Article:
Are Humans Really That Cruel? Officials Say Human Interaction Caused Death Of Washed Up Whale
Recently, a washed up whale in the New Jersey shore made headlines. The cause of its death? Human interaction. This was suggested after completing a necropsy on the animal. Needless to say, this is sad news for animal and nature lovers especially because another human activity has caused the death of an innocent creature.
According to Fox News, officials believe that the 20-ton and 33-foot whale was hit by a ship after its death. It was already dead when it reached the shore. The necropsy on the animal revealed that it was emaciated.
Nature World News reported that the whale's body did not have marks or any other indications that sharks or other marine predators attacked the animal. According to Bob Schoelkopf of Marine Mammal Stranding Center, there was a possibility that the young whale was sick. Likewise, it might have lost its mother. Schoelkopf is the founding director of the organization.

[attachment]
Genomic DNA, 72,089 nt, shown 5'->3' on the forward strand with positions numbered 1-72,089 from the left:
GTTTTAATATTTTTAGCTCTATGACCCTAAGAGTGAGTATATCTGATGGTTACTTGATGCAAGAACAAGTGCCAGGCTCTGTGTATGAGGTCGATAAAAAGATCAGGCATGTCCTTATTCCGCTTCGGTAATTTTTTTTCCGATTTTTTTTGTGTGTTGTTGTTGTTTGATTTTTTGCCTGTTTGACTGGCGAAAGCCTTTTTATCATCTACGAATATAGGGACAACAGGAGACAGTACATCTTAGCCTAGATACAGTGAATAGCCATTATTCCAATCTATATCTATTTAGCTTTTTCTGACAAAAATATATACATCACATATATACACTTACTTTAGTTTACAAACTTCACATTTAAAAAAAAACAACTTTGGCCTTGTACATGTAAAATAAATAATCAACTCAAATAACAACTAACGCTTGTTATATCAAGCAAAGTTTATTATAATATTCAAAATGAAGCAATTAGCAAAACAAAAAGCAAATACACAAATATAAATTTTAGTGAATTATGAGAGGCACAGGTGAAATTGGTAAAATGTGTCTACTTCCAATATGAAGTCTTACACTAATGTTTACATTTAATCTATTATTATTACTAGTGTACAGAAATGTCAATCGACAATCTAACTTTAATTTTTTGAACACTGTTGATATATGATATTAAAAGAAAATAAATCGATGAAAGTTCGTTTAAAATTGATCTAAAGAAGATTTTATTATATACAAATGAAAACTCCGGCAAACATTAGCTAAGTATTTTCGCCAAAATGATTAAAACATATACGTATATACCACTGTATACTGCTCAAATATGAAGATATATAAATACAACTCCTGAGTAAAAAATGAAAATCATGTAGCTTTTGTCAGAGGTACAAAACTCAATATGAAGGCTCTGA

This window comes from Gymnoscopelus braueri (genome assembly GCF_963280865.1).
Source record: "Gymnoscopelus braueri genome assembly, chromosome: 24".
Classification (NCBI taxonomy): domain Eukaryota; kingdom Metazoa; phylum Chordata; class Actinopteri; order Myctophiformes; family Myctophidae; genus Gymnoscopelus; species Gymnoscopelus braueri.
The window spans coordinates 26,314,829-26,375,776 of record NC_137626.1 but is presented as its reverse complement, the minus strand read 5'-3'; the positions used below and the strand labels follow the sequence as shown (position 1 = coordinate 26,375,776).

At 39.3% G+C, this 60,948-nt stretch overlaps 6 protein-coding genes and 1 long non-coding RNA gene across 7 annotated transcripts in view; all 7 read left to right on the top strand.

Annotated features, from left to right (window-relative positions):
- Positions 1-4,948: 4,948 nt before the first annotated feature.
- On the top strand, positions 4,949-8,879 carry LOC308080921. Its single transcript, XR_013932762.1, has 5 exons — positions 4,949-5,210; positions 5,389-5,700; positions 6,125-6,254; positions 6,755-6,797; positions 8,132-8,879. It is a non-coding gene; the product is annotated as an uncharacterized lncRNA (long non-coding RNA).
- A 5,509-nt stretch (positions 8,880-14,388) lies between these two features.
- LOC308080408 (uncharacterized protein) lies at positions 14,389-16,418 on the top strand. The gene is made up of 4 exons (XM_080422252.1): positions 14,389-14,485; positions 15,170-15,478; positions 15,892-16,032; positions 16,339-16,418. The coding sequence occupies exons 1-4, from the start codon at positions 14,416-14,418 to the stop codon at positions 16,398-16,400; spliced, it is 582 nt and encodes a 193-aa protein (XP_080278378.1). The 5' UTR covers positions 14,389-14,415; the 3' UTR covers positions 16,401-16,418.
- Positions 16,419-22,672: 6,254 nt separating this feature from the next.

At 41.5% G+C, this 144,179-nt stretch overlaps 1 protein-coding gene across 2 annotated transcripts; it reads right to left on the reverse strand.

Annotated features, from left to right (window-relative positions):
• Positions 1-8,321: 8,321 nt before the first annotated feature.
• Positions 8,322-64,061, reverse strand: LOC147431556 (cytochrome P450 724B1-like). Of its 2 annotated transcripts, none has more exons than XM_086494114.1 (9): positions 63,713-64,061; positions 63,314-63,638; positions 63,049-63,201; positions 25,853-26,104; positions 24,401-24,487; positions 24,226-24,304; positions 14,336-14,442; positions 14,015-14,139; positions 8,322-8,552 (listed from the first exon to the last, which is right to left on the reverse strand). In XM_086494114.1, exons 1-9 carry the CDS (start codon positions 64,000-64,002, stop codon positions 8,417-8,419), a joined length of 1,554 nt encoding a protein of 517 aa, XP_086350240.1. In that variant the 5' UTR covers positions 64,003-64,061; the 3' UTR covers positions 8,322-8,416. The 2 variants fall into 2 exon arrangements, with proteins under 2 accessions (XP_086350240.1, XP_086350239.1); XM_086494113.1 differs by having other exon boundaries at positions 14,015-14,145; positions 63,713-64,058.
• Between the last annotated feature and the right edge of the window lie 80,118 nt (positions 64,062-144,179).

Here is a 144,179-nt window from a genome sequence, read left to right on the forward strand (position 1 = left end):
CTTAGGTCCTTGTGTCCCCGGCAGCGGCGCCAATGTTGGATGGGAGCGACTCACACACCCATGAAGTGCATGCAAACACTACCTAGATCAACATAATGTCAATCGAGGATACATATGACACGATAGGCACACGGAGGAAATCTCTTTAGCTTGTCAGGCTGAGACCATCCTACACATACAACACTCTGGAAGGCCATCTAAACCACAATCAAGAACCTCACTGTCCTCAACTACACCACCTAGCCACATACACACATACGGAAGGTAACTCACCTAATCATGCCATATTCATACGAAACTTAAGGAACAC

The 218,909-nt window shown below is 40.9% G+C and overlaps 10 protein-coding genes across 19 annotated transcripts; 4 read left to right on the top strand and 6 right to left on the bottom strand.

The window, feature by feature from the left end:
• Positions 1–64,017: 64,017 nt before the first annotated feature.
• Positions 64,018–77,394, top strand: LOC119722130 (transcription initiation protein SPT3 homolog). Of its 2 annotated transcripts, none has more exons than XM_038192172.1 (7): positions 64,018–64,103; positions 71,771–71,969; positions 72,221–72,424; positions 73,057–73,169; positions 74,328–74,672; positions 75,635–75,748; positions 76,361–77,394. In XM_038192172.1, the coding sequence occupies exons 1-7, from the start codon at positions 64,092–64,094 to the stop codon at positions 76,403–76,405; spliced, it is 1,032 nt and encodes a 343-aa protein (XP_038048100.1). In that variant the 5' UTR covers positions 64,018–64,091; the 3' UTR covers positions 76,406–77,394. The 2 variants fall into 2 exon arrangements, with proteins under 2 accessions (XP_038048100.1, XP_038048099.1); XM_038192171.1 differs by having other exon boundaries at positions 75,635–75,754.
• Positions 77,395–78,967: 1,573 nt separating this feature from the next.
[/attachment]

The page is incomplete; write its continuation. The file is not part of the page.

However, the necropsy done on the washed up whale revealed that its body had a scaring, which suggests that it was entangled in a fishing line. The entanglement may indeed be unbearable; hence the whale became unable to eat. Only a small amount of food was found in its stomach, which explains why it was emaciated. Officials believe that such situation may have caused its death.
For quite some time already, entanglement has been deemed the most dominant reason of whale deaths next to ship strikes. According to a recent study, it caused 85 percent of the death of whales from 2010 to 2015.
Meanwhile, the whale is said to have died four to five days before being washed up in Sea Isle City. After the necropsy was completed, it was properly buried.
While humans did not directly hurt the washed up whale, the fact that fishing-line entanglement was the suggested cause of its death indicates that some human activities are indeed harmful to various creatures; not to mention the earlier stated fact that entanglement is among the leading causes of whale deaths.